As a mom of twins and a pediatric speech-language pathologist who specializes in feeding with over ten years experience, I’m overly aware as a professional, friend and parent of the common issue with getting our kids to eat. Whether they’re a picky eater or a problem feeder, the principles of feeding are the same. Here are five things I would like to share to help your picky eater:
1. If you want your child to eat it, you have to eat it first. Many times, picky eaters have parents who are picky eaters. Eating is a learned behavior after six months.They watch and learn so go ahead and chew with your mouth open mom and dad, worry about table manners much later. This also leads to avoiding “kids meals.” Parents do this all the time; they make one thing for mom and dad and something entirely different for the kids because they know they will eat it. The message your sending to the kids is that they are not going to like what you’re having. Serve family style or mini replicas of what you are eating. I recommend the book Baby-Led Weaning: The Essential Guide to Introducing Solid Foods and Helping Your Baby Grow Up Happy by Tracey Murkett and Gill Rapley.
2. Sounds counter-intuitive, but convince them that they are not expected to eat it. The only control your child has over eating is by refusing to eat it. They typically don’t get to plan their meals, at least in the beginning, or get to choose how to prepare their food. Refusing to eat something is the only way they have some control. Having control makes our kids feel safe. Feeling safe is their priority, not eating. When you say, “You don’t have to eat it,” it lowers the anxiety for both parties. When stress is present, appetite is not.
3. Be Patient and stay POSITIVE. It took one of my boys 3 weeks to eat eggs and I watched him go through the STEPS of eating. To do this, know the STEPS of eating. Print it out, put it on fridge, learn it and live it. This is how kids typically learn how to eat and it was developed by Dr.Kay Toomey. She created the SOS (Sequential Oral Sensory) feeding therapy protocol. Staying POSITIVE includes your reaction to gagging and coughing. This is hard, it’s natural to freak out when your child looks like their about to throw up or choke. Remember gagging and coughing are our bodies defense mechanisms to keep us from choking. When we freak out, we confirm their fear and they may attach that to the food and will never try it again. When we stay calm and cheer them on, they feel secure and are willing to try that food again.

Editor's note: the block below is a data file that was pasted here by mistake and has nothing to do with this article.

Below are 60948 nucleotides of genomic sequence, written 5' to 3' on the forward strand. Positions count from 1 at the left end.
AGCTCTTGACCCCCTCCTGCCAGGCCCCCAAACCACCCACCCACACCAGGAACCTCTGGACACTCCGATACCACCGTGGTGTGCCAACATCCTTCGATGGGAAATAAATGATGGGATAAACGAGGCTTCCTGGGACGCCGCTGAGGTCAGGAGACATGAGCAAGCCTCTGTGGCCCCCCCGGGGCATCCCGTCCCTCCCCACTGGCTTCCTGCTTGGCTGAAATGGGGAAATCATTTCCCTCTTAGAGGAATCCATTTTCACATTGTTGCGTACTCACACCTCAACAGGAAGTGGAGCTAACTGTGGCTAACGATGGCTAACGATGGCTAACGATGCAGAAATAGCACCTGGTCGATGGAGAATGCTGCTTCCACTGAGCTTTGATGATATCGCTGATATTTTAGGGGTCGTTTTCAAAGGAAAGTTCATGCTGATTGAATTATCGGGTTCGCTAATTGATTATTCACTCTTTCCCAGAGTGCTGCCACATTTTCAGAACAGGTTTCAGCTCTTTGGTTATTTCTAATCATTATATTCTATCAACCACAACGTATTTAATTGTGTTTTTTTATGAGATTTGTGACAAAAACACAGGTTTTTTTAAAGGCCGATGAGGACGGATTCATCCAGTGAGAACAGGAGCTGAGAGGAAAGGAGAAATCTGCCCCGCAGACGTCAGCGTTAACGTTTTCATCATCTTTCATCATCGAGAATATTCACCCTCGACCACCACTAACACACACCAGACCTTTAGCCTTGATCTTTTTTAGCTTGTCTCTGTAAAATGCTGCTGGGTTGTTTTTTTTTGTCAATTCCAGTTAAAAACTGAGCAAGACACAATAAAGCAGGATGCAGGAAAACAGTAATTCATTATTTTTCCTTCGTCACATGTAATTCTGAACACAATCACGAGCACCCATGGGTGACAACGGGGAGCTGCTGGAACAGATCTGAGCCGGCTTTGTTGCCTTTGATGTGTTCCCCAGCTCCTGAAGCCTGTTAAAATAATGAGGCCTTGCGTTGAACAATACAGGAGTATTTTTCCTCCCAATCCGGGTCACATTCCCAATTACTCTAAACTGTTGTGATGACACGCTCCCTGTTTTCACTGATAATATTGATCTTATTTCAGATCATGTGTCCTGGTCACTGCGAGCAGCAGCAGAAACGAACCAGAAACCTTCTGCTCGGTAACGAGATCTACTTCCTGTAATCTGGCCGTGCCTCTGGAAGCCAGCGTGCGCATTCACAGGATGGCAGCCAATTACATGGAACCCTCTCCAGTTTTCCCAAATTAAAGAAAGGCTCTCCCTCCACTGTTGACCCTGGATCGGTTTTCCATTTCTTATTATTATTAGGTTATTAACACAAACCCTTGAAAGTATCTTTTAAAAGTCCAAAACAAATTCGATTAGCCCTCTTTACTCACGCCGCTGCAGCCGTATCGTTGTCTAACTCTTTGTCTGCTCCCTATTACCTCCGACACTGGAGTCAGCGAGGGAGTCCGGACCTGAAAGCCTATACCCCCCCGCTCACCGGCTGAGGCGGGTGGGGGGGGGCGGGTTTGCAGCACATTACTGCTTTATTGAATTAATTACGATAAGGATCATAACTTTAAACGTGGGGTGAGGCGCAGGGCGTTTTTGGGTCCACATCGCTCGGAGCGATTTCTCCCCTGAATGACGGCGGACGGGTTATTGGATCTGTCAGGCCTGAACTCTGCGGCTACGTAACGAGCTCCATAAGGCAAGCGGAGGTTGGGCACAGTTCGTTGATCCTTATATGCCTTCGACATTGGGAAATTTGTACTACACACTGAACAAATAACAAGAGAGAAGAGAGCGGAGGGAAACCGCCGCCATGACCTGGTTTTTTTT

4. Do No Force Feed or try to “trick” them to eat something. This will only cause them to not trust you, which leads to increased aversion. Remember you are their model, if they are not eating it, model something easier like licking or squishing it. Refer to the STEPS.
5. Get MESSY.
My advice is to get a dog if you don’t already have one, they help keep the floor clean. Kids love to pour and throw, smoosh, crumble, tear, mix and wear. Let your kids experiment every once in awhile. This helps with the STEPS. It also is a great way for your child to develop a positive relationship with food.
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